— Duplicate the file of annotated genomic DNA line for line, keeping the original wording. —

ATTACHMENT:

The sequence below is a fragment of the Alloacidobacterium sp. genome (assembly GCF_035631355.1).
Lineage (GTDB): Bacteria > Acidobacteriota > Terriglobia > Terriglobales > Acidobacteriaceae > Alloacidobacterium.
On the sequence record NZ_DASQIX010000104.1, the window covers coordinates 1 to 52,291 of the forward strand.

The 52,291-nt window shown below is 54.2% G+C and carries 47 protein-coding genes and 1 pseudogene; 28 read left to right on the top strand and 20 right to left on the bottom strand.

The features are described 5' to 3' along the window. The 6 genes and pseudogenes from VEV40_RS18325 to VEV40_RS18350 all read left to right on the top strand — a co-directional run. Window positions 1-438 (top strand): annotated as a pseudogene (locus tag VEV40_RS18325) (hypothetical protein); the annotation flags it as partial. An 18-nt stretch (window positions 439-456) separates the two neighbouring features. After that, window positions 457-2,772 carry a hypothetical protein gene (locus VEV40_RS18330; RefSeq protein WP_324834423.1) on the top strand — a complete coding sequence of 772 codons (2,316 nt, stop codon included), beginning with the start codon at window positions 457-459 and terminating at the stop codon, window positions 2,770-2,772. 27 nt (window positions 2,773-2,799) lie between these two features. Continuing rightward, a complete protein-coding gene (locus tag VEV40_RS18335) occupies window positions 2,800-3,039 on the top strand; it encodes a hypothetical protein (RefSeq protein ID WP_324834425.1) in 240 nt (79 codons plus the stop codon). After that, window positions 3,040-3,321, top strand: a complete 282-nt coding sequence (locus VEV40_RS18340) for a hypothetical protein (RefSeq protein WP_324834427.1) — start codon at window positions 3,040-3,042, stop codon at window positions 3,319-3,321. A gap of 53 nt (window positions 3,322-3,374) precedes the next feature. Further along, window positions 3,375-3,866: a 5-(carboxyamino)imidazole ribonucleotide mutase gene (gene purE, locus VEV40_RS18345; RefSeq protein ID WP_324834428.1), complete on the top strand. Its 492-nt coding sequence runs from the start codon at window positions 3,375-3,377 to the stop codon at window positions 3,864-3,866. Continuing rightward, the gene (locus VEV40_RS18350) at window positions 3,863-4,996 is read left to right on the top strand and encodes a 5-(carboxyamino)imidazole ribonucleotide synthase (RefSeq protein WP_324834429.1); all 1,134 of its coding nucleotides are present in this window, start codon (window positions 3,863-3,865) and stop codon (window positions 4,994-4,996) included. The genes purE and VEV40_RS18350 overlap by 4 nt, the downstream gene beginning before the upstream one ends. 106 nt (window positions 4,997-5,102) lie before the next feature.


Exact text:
The sequence below is a fragment of the Alloacidobacterium sp. genome (assembly GCF_035631355.1).
Lineage (GTDB): Bacteria > Acidobacteriota > Terriglobia > Terriglobales > Acidobacteriaceae > Alloacidobacterium.
On the sequence record NZ_DASQIX010000104.1, the window covers coordinates 1 to 52,291 of the forward strand.

The 52,291-nt window shown below is 54.2% G+C and carries 47 protein-coding genes and 1 pseudogene; 28 read left to right on the top strand and 20 right to left on the bottom strand.

The features are described 5' to 3' along the window. The 6 genes and pseudogenes from VEV40_RS18325 to VEV40_RS18350 all read left to right on the top strand — a co-directional run. Window positions 1-438 (top strand): annotated as a pseudogene (locus tag VEV40_RS18325) (hypothetical protein); the annotation flags it as partial. An 18-nt stretch (window positions 439-456) separates the two neighbouring features. After that, window positions 457-2,772 carry a hypothetical protein gene (locus VEV40_RS18330; RefSeq protein WP_324834423.1) on the top strand — a complete coding sequence of 772 codons (2,316 nt, stop codon included), beginning with the start codon at window positions 457-459 and terminating at the stop codon, window positions 2,770-2,772. 27 nt (window positions 2,773-2,799) lie between these two features. Continuing rightward, a complete protein-coding gene (locus tag VEV40_RS18335) occupies window positions 2,800-3,039 on the top strand; it encodes a hypothetical protein (RefSeq protein ID WP_324834425.1) in 240 nt (79 codons plus the stop codon). After that, window positions 3,040-3,321, top strand: a complete 282-nt coding sequence (locus VEV40_RS18340) for a hypothetical protein (RefSeq protein WP_324834427.1) — start codon at window positions 3,040-3,042, stop codon at window positions 3,319-3,321. A gap of 53 nt (window positions 3,322-3,374) precedes the next feature. Further along, window positions 3,375-3,866: a 5-(carboxyamino)imidazole ribonucleotide mutase gene (gene purE, locus VEV40_RS18345; RefSeq protein ID WP_324834428.1), complete on the top strand. Its 492-nt coding sequence runs from the start codon at window positions 3,375-3,377 to the stop codon at window positions 3,864-3,866. Continuing rightward, the gene (locus VEV40_RS18350) at window positions 3,863-4,996 is read left to right on the top strand and encodes a 5-(carboxyamino)imidazole ribonucleotide synthase (RefSeq protein WP_324834429.1); all 1,134 of its coding nucleotides are present in this window, start codon (window positions 3,863-3,865) and stop codon (window positions 4,994-4,996) included. The genes purE and VEV40_RS18350 overlap by 4 nt, the downstream gene beginning before the upstream one ends. 106 nt (window positions 4,997-5,102) lie before the next feature.